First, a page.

Bulfinch designed the church with almost perfectly square dimensions (70’ x 72’), featuring prominent white pilaster accents, a belfry, and a clock tower. Lumber from the previous church was used in its construction to save costs, as construction had ballooned to $26,570 by completion (an estimated $654,000 in 2024).

Cardinal Robert James Cushing led a restoration project to renovate the church in 1964, staying faithful to most of Bulfinch’s interior designs, such as replicating the original pulpits and pews.

Federal Architecture

I mentioned Federal architecture earlier, but what exactly is it?

Well, if you’re an American and you’ve been to any downtown section of an older city, you’ll notice they all have a similar look.

Plain surfaces, panels, smooth facades, and pilasters (rarely) are the defining characteristics of Federal Architecture. America’s first architects, particularly Bulfinch, took inspiration from ancient Roman architecture unearthed in places like Pompeii. 

Roman influence wasn’t limited to architectural style. Rome’s republican values are a reference point from which the federal government has continued to operate for centuries while taking deliberate influence from ancient Greek democracies. 

Federal architecture is philosophically Greco-Roman while conceptually modifying the Georgian style by using more symmetry and balance.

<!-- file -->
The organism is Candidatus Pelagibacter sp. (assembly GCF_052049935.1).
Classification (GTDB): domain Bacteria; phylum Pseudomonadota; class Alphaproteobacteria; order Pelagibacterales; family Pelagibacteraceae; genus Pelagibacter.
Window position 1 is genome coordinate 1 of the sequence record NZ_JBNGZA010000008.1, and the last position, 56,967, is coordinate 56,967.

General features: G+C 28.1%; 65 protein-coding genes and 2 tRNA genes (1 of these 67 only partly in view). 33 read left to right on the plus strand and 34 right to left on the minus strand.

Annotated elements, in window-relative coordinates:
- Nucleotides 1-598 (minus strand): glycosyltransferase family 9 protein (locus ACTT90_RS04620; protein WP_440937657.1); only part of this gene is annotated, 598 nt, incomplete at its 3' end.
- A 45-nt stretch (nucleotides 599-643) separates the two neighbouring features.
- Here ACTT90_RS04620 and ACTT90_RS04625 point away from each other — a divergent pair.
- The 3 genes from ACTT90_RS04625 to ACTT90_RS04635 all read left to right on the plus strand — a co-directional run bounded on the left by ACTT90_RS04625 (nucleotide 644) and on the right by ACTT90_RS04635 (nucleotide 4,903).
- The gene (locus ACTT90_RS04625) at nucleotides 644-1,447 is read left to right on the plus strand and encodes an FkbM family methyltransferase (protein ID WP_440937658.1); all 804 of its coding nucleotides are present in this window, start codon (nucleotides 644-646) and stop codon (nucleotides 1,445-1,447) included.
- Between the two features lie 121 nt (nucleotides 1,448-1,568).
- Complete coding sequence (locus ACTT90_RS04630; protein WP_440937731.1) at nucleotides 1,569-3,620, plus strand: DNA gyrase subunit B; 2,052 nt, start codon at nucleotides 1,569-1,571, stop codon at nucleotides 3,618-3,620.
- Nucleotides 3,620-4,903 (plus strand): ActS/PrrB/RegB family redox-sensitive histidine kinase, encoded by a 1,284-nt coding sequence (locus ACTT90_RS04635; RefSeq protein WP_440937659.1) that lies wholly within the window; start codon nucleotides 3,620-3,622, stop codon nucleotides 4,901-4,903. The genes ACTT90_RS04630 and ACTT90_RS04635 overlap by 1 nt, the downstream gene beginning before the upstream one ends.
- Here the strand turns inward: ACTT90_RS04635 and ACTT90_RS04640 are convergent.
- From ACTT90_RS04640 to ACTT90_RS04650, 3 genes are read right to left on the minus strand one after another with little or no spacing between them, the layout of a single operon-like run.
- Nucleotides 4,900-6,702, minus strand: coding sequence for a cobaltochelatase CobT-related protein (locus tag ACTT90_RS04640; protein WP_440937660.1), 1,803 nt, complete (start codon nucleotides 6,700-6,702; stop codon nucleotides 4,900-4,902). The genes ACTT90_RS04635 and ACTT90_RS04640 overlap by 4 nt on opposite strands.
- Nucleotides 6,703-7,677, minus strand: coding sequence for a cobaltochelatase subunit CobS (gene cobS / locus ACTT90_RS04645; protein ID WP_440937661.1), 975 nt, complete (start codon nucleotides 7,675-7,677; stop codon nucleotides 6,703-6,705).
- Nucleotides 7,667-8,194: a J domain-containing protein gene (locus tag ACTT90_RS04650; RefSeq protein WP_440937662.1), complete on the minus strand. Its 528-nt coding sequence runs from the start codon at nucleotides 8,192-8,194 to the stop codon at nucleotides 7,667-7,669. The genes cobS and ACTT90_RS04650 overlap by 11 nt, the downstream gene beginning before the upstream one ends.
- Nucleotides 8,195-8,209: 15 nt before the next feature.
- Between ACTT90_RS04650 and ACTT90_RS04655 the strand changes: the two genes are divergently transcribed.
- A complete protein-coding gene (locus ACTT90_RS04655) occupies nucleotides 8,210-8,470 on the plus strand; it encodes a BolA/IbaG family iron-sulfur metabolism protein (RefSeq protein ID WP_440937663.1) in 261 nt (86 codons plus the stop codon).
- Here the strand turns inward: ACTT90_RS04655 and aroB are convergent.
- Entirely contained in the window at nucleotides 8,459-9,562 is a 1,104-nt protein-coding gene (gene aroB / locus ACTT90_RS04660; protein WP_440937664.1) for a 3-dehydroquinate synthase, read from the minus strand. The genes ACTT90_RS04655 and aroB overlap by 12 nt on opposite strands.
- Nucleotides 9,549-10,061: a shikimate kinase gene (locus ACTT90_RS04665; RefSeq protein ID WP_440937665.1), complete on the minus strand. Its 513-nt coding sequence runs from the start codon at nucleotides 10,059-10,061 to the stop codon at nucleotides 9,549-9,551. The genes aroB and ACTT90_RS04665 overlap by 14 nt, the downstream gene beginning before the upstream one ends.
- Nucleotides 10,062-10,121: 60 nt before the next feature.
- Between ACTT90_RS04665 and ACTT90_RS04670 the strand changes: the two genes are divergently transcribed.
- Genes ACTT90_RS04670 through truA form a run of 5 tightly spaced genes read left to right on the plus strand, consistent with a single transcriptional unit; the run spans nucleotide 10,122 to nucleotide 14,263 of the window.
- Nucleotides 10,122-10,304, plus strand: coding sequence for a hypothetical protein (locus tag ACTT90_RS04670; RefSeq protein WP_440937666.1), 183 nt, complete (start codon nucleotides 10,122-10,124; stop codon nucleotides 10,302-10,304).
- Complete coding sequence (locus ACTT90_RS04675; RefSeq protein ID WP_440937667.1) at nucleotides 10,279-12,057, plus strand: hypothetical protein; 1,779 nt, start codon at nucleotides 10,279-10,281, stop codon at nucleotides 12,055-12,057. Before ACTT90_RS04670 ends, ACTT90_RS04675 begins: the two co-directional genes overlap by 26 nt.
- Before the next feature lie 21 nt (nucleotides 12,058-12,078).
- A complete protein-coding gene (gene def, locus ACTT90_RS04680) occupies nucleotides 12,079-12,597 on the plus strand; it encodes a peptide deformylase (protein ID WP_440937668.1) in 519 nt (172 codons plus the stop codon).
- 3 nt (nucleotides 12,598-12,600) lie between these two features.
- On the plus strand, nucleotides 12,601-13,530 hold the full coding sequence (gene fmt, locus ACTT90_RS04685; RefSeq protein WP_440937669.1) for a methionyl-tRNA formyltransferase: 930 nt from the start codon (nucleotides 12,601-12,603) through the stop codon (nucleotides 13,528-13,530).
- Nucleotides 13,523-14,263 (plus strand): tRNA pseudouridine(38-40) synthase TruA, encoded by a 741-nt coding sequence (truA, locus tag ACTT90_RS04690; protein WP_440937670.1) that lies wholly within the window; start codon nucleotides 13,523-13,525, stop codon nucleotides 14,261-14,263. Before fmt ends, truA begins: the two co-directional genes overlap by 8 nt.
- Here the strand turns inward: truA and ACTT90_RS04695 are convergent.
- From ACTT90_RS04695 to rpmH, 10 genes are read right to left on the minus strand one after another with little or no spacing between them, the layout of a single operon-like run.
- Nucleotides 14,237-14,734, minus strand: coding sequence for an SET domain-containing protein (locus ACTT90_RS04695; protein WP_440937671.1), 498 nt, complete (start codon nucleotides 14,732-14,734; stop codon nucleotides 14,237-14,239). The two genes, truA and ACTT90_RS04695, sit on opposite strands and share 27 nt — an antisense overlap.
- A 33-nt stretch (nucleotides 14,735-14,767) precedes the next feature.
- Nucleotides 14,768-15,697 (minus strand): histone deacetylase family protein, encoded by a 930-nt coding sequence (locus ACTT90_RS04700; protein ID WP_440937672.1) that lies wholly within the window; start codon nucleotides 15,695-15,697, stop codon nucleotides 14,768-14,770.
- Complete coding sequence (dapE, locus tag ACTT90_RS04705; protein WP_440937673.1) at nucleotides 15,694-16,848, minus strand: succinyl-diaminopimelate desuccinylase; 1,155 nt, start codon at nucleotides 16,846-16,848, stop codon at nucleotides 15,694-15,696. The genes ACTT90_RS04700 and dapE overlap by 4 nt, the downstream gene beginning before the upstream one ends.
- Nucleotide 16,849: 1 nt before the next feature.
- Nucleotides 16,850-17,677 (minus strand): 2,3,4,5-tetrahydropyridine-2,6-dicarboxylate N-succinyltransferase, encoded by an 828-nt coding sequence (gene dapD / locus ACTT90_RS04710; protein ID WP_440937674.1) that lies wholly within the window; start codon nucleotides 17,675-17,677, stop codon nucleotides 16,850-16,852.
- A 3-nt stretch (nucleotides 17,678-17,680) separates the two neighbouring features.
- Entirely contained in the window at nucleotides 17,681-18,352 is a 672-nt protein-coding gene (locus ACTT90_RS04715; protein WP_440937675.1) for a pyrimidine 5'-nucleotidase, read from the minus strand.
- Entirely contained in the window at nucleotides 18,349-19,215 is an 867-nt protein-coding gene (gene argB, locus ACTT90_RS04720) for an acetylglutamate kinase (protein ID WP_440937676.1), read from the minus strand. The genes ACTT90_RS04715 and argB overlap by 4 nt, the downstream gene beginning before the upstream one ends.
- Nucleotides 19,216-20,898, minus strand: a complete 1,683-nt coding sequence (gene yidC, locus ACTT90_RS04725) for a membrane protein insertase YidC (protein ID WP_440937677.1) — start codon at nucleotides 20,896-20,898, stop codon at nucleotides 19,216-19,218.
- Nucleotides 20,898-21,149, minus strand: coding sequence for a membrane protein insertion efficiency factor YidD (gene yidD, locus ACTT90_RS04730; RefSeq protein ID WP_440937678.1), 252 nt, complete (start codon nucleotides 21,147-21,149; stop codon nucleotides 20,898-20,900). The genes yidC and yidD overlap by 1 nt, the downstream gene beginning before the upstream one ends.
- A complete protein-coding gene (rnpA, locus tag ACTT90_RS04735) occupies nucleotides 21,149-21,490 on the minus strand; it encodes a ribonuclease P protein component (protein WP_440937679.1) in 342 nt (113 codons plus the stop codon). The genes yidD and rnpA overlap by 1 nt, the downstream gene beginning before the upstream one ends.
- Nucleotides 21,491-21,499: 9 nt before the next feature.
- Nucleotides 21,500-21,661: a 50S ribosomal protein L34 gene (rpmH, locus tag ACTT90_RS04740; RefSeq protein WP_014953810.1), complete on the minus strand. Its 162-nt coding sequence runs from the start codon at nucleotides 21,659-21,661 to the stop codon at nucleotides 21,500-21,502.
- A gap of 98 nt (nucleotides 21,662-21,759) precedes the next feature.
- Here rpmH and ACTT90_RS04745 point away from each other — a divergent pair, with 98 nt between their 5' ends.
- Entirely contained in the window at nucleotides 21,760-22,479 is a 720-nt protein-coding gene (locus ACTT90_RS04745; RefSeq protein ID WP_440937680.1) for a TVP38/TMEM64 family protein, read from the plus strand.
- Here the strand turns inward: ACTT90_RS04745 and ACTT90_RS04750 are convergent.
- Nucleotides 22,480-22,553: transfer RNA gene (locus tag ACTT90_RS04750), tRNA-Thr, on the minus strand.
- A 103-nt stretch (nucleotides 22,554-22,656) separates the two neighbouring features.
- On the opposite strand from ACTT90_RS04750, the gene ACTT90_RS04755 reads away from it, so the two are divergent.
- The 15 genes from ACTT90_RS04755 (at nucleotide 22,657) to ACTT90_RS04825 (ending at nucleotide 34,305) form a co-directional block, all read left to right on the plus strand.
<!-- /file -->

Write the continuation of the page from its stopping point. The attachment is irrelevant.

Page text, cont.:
The Capitol Building

By the early 19th century, Bulfinch was the preeminent American architect. He designed many buildings and constructions around Boston and numerous state houses and was starting to gain national attention.

In 1818, President James Monroe appointed him the third Architect of the Capitol, a position he held for a decade.

Charles would be responsible for finishing the Capitol building. He would complete both wings, the central portion, the portico for the Western wing (a particular type of entrance, one of Palladio's signature touches), and the original wooden dome, which was replaced with a cast-iron dome after the Civil War.

He also designed the numerous gatehouses and gateposts around the Capitol building, which are registered as national landmarks. Construction on the Capitol would finish in the late 1820s, and Bulfinch would return to Boston in 1830 for the remainder of his life.


People don’t usually think of American architecture as having much impact outside of Art Deco. Still, America’s founding fathers and Revolutionary War figures deeply respected European architecture, both ancient and newer or contemporary. 

They sought to import Georgian-style buildings and homes with more symmetry and simplicity. They wanted to imbue their buildings with the ideals and beliefs of democracy and republican values, similar to how the Ancient Greeks and Romans lived. Bulfinch took influence from his peers abroad in Scotland, England, and Italy and combined these beautiful ideas into something unique and attractive but very familiar.

Visit some original colonial states today, such as Massachusetts, Virginia, or New York, and see for yourself.

Thank you for reading.